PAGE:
Ukrainian embroidery

Ukrainian embroideryEMBROIDERY is a most popular form of decorative arts in Ukraine. The finest examples of this work represent the world of beauty and fantasy, showing a poetic perception of the surrounding nature and drawing on images which hark back to ancient mythology, the customs and beliefs of our ancestors. Though the art of embroidery has its origins in the depth of centuries it is an indispensable part of modern culture.

Ornamentation of garments and articles for domestic furnishings with decorative stitchery has been practised since olden times. This fact is testified by numerous archaeological finds and written sources which evidence that embroidery in gold thread, beadwork and applique were wide spread among the Sarmatians and Scythians. Old Rus miniatures, frescos and archaeological finds, as well as chronicles testify to the prevalence and high skill of execution of embroidery in Kievan Rus (9th — 13th cc.). Geometric motifs, representations of cheetahs, lions and birds are often found in Old Rus embroidery patterns, marked by a clear rhythm, magnificence and harmony. Plant motifs are especially diverse.

Ukrainian museums have a number of highly artistic samples of Ukrainian embroidery in gold thread from the 16th— 17th centuries, as well as embroidery in silks from the 17th — 18th centuries, which decorated the clothes and articles of everyday use of the upper strata of society. The embroiderers used various precious textiles like brocade, China and Persian silks, West-European velvet, and gold and silver thread. Ukrainian embroidery in gold of the 16th — 17th centuries was the next stage in the evolution of designs. Here Old Rus traditions combined with the achievements of West-European and Oriental art to form a new style; this was a stage greatly influenced by the Renaissance. Adam Kisiel’s chasuble, Bohdan Khmelnytsky’s cap, epitrachelions of 1640, 1642, 1643 — all these are outstanding monuments of Ukrainian embroidery. Their decorative system impresses with its beauty, immaculate artistic taste, expressive design and plastic line which testify to the embroiderers’ new approach towards the interpretation of the artistic and aesthetic ideals of the time.

The latter half of the 17th and the 18th centuries saw the rapid development of all kinds of Ukrainian art. The optimism and energy which characterized Ukrainian culture at the latter half of the 17th — first of the 18th centuries was consistent with the spirit of the new Baroque style. Blending with local traditions, above all with folk art’s propensity to emphasized decorativeness, this style found a bright and original interpretation in Ukrainian art. In the embroidery it was manifested in the enhanced solemnity of articles and a magnificent and luxurious ornamentation. A new artistic ideal required a change of imagery and stylistic features and called for new embroidery techniques. Plant ornamentation began to dominate and an inner motion could be seen in it; while plasticity and painterly effects became more obvious. Embroidery in satin stitch with silks of various colours becomes dominant. A new approach to ornamentation is evident in the deviation from a flat pattern and decorative juxtaposition of local colour patches to a subtle gradation of colour transitions and the use of intermediate tones (a phelonion of 1749).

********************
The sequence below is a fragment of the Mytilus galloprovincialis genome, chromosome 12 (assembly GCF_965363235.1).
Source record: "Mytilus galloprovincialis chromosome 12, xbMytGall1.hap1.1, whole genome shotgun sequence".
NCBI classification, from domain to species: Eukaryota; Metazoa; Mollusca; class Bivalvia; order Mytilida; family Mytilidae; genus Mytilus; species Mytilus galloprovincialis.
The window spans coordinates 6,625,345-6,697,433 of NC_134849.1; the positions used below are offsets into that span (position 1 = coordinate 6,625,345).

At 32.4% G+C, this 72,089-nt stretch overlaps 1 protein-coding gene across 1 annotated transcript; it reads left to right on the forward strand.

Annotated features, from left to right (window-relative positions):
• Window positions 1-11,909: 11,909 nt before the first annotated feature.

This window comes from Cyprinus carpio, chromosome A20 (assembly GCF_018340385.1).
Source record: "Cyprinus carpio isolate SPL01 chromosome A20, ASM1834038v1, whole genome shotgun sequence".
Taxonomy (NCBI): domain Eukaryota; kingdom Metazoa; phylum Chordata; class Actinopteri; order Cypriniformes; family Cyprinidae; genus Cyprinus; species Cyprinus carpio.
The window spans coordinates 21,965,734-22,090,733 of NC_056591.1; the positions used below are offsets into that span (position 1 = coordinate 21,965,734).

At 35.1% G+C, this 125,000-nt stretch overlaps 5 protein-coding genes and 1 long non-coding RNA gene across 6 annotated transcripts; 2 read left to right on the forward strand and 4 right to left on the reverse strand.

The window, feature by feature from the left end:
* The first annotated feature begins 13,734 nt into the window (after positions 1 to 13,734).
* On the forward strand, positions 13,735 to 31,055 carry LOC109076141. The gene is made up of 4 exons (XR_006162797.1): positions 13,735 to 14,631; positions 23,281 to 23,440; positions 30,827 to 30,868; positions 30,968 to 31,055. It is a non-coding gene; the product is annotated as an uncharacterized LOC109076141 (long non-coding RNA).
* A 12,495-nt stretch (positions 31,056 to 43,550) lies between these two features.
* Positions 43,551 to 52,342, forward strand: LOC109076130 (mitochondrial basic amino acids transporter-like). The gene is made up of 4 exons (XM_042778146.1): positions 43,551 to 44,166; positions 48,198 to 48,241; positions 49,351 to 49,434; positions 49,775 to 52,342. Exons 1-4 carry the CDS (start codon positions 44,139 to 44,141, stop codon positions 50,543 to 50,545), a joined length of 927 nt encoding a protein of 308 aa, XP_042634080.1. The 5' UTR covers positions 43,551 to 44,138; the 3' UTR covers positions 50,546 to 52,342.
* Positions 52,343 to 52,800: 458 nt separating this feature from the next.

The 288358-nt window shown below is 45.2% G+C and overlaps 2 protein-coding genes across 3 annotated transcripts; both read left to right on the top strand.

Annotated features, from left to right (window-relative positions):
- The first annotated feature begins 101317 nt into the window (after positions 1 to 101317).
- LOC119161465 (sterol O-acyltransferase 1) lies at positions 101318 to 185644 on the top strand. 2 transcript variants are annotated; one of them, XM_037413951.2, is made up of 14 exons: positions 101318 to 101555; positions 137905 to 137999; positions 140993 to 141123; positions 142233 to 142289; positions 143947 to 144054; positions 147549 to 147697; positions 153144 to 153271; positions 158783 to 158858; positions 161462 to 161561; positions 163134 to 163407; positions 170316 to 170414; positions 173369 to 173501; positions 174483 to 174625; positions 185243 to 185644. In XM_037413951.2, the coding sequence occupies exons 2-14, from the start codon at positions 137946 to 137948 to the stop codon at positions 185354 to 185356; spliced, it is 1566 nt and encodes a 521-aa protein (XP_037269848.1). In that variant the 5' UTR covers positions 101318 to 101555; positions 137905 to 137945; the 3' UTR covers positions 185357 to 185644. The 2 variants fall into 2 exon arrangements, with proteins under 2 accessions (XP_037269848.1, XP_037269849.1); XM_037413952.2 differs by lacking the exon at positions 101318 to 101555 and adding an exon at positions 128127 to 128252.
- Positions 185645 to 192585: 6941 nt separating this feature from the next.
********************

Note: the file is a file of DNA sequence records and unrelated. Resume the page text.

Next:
In the embroidery of phelonions of 1749 and 1763 and a sakkos of the 18th century the representation of local plant forms appears along with traditional motifs and the colour scheme is further intensified. The rich tonal gradation of colour provides for achieving the sensual-plastic expressiveness of ornamentation. If in the embroidery of the 16th — first half of the 17th centuries the connection with the illumination of manuscript books and engravings is felt, then in the 18th century unsurpassable samples of representation of florae are executed in a free and easy manner. It is as if the embroiderers were painting precious textiles with their needles.

At the turn of the 19th century workshops belonging to landowners were widespread in Ukraine where serfs embroidered household linens as well as garments. Articles decorated with beadwork or drawn-work in white silk on thin, transparent fabrics became particularly popular. Ukraine’s museums present Ukrainian folk embroidery most comprehensively, showing the stylistic unity of artistic features as well as the diversity of clearly defined regional peculiarities. These peculiarities are evident in the distinctive ornamental motifs and compositions, favourite colour gamut, and specific local techniques. Studies of the ornamental system and imagery of Ukrainian embroidery reveal the simultaneous coexistence of both plant and geometrical patterns, whose semantics prove their ancient origin. Being aesthetically re-interpreted they, nevertheless, have not lost their artistic value.

Folk terminology testifies to the deep realistic foundation of Ukrainian ornamentation, to the poetic perception of the surrounding world which find in embroidery a specific decorative interpretation.

Ukraine has a multitude of embroidery techniques. Each region possesses its own style of ornamentation and techniques which have developed through the centuries, as well as a distinctive colour scheme. Hence, the republic’s territory is conventionally divided into such ethnographic regions: Middle Dnieper area, Polissya, Podillya, South, the Carpathians and Subcarpathia.